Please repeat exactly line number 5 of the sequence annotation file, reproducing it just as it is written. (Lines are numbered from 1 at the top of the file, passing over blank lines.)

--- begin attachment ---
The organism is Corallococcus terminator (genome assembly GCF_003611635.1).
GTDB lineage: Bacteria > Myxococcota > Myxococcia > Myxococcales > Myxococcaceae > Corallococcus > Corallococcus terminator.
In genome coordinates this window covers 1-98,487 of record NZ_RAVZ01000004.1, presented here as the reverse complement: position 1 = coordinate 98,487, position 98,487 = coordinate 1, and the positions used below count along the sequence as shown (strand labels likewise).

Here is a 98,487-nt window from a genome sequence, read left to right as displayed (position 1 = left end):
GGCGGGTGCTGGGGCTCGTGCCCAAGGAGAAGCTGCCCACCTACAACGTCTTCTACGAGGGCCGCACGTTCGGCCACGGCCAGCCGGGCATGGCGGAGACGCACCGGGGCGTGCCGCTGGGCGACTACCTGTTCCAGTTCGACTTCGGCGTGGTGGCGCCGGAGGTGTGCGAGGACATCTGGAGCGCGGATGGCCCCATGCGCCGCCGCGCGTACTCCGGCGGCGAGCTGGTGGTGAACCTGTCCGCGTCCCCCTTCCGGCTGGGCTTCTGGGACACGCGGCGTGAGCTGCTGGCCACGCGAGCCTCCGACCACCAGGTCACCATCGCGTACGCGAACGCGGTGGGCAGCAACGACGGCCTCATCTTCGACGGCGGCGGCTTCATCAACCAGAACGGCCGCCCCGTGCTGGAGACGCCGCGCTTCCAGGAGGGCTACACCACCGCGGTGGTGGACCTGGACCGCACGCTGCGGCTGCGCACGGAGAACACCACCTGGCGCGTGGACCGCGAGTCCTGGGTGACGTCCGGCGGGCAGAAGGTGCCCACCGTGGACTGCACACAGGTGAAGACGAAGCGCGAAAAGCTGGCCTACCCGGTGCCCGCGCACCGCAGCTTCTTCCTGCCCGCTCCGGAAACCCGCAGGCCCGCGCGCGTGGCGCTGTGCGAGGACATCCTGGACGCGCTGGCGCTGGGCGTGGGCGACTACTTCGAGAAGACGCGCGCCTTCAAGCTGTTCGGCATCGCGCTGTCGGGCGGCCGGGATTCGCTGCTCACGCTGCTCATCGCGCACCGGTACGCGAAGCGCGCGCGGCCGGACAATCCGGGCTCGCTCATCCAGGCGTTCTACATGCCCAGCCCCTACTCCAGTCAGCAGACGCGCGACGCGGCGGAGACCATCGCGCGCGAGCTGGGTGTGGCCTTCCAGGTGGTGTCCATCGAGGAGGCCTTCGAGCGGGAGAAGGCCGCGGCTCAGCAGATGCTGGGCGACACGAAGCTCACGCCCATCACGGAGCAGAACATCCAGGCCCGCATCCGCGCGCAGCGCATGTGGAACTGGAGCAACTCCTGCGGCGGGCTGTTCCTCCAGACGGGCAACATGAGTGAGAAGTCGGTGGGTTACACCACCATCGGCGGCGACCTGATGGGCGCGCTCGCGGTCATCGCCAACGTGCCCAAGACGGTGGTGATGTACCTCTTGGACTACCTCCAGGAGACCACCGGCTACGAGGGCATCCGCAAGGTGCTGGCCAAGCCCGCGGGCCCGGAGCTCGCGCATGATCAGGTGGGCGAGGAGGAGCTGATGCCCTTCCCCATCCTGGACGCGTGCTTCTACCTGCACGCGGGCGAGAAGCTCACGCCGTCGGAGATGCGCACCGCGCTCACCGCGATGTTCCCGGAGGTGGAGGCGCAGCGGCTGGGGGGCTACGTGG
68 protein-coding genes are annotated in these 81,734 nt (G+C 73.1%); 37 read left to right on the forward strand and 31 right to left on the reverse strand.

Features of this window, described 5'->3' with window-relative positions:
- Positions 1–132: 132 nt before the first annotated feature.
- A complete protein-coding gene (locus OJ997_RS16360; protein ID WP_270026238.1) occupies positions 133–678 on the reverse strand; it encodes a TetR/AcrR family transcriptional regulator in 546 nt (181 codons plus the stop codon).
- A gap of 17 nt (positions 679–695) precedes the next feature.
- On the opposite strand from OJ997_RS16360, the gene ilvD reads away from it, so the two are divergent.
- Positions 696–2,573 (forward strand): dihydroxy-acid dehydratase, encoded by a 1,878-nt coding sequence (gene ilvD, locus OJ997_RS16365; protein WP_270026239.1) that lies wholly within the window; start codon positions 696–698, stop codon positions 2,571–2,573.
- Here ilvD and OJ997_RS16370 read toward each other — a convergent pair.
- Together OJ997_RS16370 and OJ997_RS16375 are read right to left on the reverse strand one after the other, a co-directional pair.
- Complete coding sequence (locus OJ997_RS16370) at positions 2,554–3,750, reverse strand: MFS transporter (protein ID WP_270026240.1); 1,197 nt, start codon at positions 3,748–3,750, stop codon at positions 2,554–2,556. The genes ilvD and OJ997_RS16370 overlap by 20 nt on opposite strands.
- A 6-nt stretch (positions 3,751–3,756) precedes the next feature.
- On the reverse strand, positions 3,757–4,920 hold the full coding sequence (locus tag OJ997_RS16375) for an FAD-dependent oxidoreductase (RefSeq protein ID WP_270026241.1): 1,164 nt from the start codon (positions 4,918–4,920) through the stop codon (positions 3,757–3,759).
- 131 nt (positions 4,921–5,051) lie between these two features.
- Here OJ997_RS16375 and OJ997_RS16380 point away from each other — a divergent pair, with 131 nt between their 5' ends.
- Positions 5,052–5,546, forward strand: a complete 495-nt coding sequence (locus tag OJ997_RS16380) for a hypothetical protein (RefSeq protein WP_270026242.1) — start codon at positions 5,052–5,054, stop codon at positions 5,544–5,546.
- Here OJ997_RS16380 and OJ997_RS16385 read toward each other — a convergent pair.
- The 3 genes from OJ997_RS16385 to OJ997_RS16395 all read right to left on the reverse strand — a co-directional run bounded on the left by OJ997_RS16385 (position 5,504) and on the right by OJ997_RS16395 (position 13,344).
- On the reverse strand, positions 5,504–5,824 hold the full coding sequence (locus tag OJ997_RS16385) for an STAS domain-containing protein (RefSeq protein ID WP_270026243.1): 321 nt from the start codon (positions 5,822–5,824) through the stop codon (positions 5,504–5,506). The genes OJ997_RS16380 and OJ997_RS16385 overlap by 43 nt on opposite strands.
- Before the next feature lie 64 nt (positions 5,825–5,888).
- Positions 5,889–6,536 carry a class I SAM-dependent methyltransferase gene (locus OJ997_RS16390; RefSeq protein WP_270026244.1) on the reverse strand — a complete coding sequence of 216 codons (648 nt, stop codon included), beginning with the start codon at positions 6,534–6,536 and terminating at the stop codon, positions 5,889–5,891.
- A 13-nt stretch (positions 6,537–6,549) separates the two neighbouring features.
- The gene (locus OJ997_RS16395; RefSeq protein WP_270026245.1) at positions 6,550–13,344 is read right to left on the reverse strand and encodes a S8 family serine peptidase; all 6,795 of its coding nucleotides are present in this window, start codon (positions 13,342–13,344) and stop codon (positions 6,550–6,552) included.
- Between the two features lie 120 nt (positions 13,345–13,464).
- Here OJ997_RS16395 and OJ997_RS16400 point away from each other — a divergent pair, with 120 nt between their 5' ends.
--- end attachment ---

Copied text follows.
GGCGGGTGCTGGGGCTCGTGCCCAAGGAGAAGCTGCCCACCTACAACGTCTTCTACGAGGGCCGCACGTTCGGCCACGGCCAGCCGGGCATGGCGGAGACGCACCGGGGCGTGCCGCTGGGCGACTACCTGTTCCAGTTCGACTTCGGCGTGGTGGCGCCGGAGGTGTGCGAGGACATCTGGAGCGCGGATGGCCCCATGCGCCGCCGCGCGTACTCCGGCGGCGAGCTGGTGGTGAACCTGTCCGCGTCCCCCTTCCGGCTGGGCTTCTGGGACACGCGGCGTGAGCTGCTGGCCACGCGAGCCTCCGACCACCAGGTCACCATCGCGTACGCGAACGCGGTGGGCAGCAACGACGGCCTCATCTTCGACGGCGGCGGCTTCATCAACCAGAACGGCCGCCCCGTGCTGGAGACGCCGCGCTTCCAGGAGGGCTACACCACCGCGGTGGTGGACCTGGACCGCACGCTGCGGCTGCGCACGGAGAACACCACCTGGCGCGTGGACCGCGAGTCCTGGGTGACGTCCGGCGGGCAGAAGGTGCCCACCGTGGACTGCACACAGGTGAAGACGAAGCGCGAAAAGCTGGCCTACCCGGTGCCCGCGCACCGCAGCTTCTTCCTGCCCGCTCCGGAAACCCGCAGGCCCGCGCGCGTGGCGCTGTGCGAGGACATCCTGGACGCGCTGGCGCTGGGCGTGGGCGACTACTTCGAGAAGACGCGCGCCTTCAAGCTGTTCGGCATCGCGCTGTCGGGCGGCCGGGATTCGCTGCTCACGCTGCTCATCGCGCACCGGTACGCGAAGCGCGCGCGGCCGGACAATCCGGGCTCGCTCATCCAGGCGTTCTACATGCCCAGCCCCTACTCCAGTCAGCAGACGCGCGACGCGGCGGAGACCATCGCGCGCGAGCTGGGTGTGGCCTTCCAGGTGGTGTCCATCGAGGAGGCCTTCGAGCGGGAGAAGGCCGCGGCTCAGCAGATGCTGGGCGACACGAAGCTCACGCCCATCACGGAGCAGAACATCCAGGCCCGCATCCGCGCGCAGCGCATGTGGAACTGGAGCAACTCCTGCGGCGGGCTGTTCCTCCAGACGGGCAACATGAGTGAGAAGTCGGTGGGTTACACCACCATCGGCGGCGACCTGATGGGCGCGCTCGCGGTCATCGCCAACGTGCCCAAGACGGTGGTGATGTACCTCTTGGACTACCTCCAGGAGACCACCGGCTACGAGGGCATCCGCAAGGTGCTGGCCAAGCCCGCGGGCCCGGAGCTCGCGCATGATCAGGTGGGCGAGGAGGAGCTGATGCCCTTCCCCATCCTGGACGCGTGCTTCTACCTGCACGCGGGCGAGAAGCTCACGCCGTCGGAGATGCGCACCGCGCTCACCGCGATGTTCCCGGAGGTGGAGGCGCAGCGGCTGGGGGGCTACGTGG